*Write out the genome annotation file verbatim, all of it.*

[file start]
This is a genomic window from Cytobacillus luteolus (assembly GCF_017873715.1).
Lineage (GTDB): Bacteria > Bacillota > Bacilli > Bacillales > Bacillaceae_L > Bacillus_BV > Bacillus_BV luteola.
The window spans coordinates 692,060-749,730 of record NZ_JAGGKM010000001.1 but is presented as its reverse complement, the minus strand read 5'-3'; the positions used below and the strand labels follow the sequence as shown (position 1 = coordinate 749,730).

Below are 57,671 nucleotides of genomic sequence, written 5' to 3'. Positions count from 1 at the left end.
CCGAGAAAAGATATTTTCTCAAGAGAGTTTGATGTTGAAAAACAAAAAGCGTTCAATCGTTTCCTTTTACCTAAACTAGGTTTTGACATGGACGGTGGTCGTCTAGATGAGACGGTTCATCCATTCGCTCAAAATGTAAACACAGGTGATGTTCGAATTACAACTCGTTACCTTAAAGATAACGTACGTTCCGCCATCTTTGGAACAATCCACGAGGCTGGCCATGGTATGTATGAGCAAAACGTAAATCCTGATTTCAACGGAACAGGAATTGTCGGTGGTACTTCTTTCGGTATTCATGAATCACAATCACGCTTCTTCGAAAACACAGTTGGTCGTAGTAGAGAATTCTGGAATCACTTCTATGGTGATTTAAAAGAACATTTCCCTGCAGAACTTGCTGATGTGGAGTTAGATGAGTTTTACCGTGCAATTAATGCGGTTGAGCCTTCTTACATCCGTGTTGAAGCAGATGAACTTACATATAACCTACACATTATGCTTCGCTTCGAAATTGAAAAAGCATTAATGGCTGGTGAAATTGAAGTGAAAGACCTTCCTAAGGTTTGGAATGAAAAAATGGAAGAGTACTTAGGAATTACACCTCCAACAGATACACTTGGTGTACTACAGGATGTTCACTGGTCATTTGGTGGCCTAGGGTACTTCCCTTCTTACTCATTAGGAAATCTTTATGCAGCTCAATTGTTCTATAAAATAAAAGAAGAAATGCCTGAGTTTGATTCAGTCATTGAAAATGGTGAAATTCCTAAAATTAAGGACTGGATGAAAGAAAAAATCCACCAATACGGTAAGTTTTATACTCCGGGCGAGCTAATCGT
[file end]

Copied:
This is a genomic window from Cytobacillus luteolus (assembly GCF_017873715.1).
Lineage (GTDB): Bacteria > Bacillota > Bacilli > Bacillales > Bacillaceae_L > Bacillus_BV > Bacillus_BV luteola.
The window spans coordinates 692,060-749,730 of record NZ_JAGGKM010000001.1 but is presented as its reverse complement, the minus strand read 5'-3'; the positions used below and the strand labels follow the sequence as shown (position 1 = coordinate 749,730).

Below are 57,671 nucleotides of genomic sequence, written 5' to 3'. Positions count from 1 at the left end.
CCGAGAAAAGATATTTTCTCAAGAGAGTTTGATGTTGAAAAACAAAAAGCGTTCAATCGTTTCCTTTTACCTAAACTAGGTTTTGACATGGACGGTGGTCGTCTAGATGAGACGGTTCATCCATTCGCTCAAAATGTAAACACAGGTGATGTTCGAATTACAACTCGTTACCTTAAAGATAACGTACGTTCCGCCATCTTTGGAACAATCCACGAGGCTGGCCATGGTATGTATGAGCAAAACGTAAATCCTGATTTCAACGGAACAGGAATTGTCGGTGGTACTTCTTTCGGTATTCATGAATCACAATCACGCTTCTTCGAAAACACAGTTGGTCGTAGTAGAGAATTCTGGAATCACTTCTATGGTGATTTAAAAGAACATTTCCCTGCAGAACTTGCTGATGTGGAGTTAGATGAGTTTTACCGTGCAATTAATGCGGTTGAGCCTTCTTACATCCGTGTTGAAGCAGATGAACTTACATATAACCTACACATTATGCTTCGCTTCGAAATTGAAAAAGCATTAATGGCTGGTGAAATTGAAGTGAAAGACCTTCCTAAGGTTTGGAATGAAAAAATGGAAGAGTACTTAGGAATTACACCTCCAACAGATACACTTGGTGTACTACAGGATGTTCACTGGTCATTTGGTGGCCTAGGGTACTTCCCTTCTTACTCATTAGGAAATCTTTATGCAGCTCAATTGTTCTATAAAATAAAAGAAGAAATGCCTGAGTTTGATTCAGTCATTGAAAATGGTGAAATTCCTAAAATTAAGGACTGGATGAAAGAAAAAATCCACCAATACGGTAAGTTTTATACTCCGGGCGAGCTAATCGT